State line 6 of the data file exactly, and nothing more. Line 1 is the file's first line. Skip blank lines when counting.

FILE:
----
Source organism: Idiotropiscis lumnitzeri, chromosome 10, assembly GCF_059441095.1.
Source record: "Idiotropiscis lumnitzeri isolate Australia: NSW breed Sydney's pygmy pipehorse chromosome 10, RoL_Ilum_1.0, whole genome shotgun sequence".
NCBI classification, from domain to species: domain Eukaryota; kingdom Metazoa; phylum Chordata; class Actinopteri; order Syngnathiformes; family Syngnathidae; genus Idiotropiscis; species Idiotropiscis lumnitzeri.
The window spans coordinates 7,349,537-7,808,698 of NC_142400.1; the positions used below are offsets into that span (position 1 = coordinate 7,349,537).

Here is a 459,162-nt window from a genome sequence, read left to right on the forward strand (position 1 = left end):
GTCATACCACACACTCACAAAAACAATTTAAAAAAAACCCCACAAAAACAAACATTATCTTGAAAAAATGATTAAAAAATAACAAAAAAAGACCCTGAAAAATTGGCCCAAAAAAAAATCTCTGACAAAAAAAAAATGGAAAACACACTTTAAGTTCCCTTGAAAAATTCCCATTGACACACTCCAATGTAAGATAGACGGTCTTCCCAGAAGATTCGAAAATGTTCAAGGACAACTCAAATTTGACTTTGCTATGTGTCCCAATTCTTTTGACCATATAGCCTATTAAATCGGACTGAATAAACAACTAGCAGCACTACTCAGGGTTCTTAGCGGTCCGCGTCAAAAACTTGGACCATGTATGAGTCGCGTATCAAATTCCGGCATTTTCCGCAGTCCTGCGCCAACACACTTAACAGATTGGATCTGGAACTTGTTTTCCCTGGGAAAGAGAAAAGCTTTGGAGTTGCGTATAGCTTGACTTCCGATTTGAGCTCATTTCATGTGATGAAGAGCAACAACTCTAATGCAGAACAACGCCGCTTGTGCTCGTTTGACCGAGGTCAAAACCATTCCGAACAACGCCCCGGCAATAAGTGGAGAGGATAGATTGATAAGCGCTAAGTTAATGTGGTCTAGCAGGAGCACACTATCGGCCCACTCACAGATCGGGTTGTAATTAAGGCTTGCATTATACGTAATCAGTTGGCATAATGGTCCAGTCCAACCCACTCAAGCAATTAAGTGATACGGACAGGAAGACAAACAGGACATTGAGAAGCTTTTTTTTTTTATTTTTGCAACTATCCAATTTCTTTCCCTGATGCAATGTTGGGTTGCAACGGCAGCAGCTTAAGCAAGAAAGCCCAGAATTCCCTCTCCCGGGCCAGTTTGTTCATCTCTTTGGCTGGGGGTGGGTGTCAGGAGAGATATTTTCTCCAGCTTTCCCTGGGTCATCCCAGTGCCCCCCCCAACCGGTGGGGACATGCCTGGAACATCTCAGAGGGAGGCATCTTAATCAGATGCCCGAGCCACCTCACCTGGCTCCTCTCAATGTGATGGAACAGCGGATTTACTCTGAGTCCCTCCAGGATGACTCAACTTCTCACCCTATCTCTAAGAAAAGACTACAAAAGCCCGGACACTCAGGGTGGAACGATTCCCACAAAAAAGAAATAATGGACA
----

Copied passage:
GTCATACCACACACTCACAAAAACAATTTAAAAAAAACCCCACAAAAACAAACATTATCTTGAAAAAATGATTAAAAAATAACAAAAAAAGACCCTGAAAAATTGGCCCAAAAAAAAATCTCTGACAAAAAAAAAATGGAAAACACACTTTAAGTTCCCTTGAAAAATTCCCATTGACACACTCCAATGTAAGATAGACGGTCTTCCCAGAAGATTCGAAAATGTTCAAGGACAACTCAAATTTGACTTTGCTATGTGTCCCAATTCTTTTGACCATATAGCCTATTAAATCGGACTGAATAAACAACTAGCAGCACTACTCAGGGTTCTTAGCGGTCCGCGTCAAAAACTTGGACCATGTATGAGTCGCGTATCAAATTCCGGCATTTTCCGCAGTCCTGCGCCAACACACTTAACAGATTGGATCTGGAACTTGTTTTCCCTGGGAAAGAGAAAAGCTTTGGAGTTGCGTATAGCTTGACTTCCGATTTGAGCTCATTTCATGTGATGAAGAGCAACAACTCTAATGCAGAACAACGCCGCTTGTGCTCGTTTGACCGAGGTCAAAACCATTCCGAACAACGCCCCGGCAATAAGTGGAGAGGATAGATTGATAAGCGCTAAGTTAATGTGGTCTAGCAGGAGCACACTATCGGCCCACTCACAGATCGGGTTGTAATTAAGGCTTGCATTATACGTAATCAGTTGGCATAATGGTCCAGTCCAACCCACTCAAGCAATTAAGTGATACGGACAGGAAGACAAACAGGACATTGAGAAGCTTTTTTTTTTTATTTTTGCAACTATCCAATTTCTTTCCCTGATGCAATGTTGGGTTGCAACGGCAGCAGCTTAAGCAAGAAAGCCCAGAATTCCCTCTCCCGGGCCAGTTTGTTCATCTCTTTGGCTGGGGGTGGGTGTCAGGAGAGATATTTTCTCCAGCTTTCCCTGGGTCATCCCAGTGCCCCCCCCAACCGGTGGGGACATGCCTGGAACATCTCAGAGGGAGGCATCTTAATCAGATGCCCGAGCCACCTCACCTGGCTCCTCTCAATGTGATGGAACAGCGGATTTACTCTGAGTCCCTCCAGGATGACTCAACTTCTCACCCTATCTCTAAGAAAAGACTACAAAAGCCCGGACACTCAGGGTGGAACGATTCCCACAAAAAAGAAATAATGGACA